The University of Arizona

Nitrogen and phosphorus effects on blue grama and buffalograss interactions.

C.E. Richard, E.F. Redente


Soil water availability and soil texture appear to influence the relative distribution of blue grama [Bouteloua gracilis (H.B.K.) Lag.] and buffalograss [Buchloe dactyloides (Nutt.) Engelman]. However, nutrient gradients may affect competitive interactions where the species occur together and may influence revegetation efforts in abandoned croplands. A greenhouse experiment was conducted to test whether competition between species was prevalent under relatively nutrient-rich vs. nutrient-poor conditions. Blue grama and buffalograss plants were grown in intra- and interspecific pairs under 4 nutrient regimes representing combinations of low and high availabilities of nitrogen (N) and phosphorus (P). Interspecific competition was evident only with high N and P availability. Blue grama exhibited greater aboveground biomass, increased tiller production and higher N and P contents when grown in mixture, compared to monocultures. This was accompanied with a reduction in tiller production and belowground P content in buffalograss grown in mixture. Stolon production in buffalograss was prevalent only with high P. Blue grama had greater biomass than buffalograss regardless of nutrient treatment. Blue grama appears to be more competitive than buffalograss with high nutrient availability and more stress tolerant with low fertility.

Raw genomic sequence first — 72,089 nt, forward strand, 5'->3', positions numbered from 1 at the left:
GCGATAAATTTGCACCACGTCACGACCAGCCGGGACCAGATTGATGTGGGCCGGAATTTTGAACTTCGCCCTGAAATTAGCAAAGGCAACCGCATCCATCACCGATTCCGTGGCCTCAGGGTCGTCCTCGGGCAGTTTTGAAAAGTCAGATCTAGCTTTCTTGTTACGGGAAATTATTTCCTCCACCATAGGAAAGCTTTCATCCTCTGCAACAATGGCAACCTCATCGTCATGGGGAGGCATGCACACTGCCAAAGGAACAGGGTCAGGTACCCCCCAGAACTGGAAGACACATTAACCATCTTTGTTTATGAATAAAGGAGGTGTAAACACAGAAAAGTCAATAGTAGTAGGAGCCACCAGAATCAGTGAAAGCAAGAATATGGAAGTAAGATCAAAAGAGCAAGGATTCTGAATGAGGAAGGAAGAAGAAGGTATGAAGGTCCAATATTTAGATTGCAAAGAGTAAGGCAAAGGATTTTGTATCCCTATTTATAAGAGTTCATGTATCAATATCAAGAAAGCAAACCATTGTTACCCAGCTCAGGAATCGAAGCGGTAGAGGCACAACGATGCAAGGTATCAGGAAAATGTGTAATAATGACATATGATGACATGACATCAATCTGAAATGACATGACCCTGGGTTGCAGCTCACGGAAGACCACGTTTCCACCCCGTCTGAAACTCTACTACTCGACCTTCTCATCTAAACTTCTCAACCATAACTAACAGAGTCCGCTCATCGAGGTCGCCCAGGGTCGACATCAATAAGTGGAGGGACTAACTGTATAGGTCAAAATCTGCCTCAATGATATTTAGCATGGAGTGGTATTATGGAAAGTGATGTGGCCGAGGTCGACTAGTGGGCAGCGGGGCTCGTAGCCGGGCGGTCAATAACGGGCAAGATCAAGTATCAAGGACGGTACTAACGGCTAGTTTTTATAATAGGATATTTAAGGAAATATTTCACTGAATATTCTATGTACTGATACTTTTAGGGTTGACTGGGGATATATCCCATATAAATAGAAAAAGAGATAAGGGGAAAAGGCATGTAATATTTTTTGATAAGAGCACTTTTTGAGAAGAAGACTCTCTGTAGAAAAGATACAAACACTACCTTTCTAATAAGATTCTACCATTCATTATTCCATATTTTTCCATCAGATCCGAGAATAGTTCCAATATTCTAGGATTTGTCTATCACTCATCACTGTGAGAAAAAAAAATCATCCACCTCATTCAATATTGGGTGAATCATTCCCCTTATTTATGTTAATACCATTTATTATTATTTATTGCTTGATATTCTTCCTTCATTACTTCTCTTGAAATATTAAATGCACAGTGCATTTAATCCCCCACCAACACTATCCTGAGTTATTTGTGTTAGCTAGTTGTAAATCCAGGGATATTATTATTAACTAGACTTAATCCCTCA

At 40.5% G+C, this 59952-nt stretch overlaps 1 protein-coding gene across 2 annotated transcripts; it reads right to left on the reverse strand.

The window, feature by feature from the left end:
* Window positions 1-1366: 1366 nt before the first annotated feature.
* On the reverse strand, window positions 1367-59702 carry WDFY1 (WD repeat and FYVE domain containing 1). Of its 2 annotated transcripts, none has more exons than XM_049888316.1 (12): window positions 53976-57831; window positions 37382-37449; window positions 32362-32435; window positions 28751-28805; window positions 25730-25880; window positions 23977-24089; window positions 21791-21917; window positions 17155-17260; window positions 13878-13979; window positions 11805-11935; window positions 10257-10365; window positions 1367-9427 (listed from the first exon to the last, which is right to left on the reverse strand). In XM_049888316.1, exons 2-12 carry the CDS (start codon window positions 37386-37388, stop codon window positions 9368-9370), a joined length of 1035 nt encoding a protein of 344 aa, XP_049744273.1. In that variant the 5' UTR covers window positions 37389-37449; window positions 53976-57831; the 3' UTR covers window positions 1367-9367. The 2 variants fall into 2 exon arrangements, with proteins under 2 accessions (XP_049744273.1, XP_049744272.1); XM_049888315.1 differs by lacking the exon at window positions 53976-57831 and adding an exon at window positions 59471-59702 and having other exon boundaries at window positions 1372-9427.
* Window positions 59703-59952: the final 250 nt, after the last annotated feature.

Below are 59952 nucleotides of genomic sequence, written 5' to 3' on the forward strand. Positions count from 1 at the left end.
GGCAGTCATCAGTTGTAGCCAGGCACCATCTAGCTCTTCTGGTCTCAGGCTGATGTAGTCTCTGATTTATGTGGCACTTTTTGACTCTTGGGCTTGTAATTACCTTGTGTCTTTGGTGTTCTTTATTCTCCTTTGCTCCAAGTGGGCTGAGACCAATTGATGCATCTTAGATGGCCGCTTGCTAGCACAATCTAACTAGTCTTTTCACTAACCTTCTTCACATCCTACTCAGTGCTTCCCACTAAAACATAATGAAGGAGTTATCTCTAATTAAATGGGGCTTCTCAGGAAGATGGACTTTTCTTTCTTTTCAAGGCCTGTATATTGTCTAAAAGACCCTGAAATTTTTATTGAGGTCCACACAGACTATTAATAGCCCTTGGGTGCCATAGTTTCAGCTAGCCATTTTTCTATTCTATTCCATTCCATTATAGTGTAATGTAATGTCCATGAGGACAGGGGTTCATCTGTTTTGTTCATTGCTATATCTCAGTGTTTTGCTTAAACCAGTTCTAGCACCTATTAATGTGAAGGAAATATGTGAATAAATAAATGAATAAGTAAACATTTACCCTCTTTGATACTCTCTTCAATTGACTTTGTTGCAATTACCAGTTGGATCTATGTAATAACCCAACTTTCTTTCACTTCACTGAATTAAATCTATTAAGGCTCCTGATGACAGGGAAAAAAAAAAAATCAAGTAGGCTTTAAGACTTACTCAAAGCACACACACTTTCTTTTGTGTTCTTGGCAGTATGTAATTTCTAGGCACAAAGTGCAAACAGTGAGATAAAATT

stolons;Buchloe dactyloides;roots;nutrient availability;shoots;species differences;phosphorus;Bouteloua gracilis;tillers;biomass production;nitrogen content;plant competition;Colorado;soil water;soil texture

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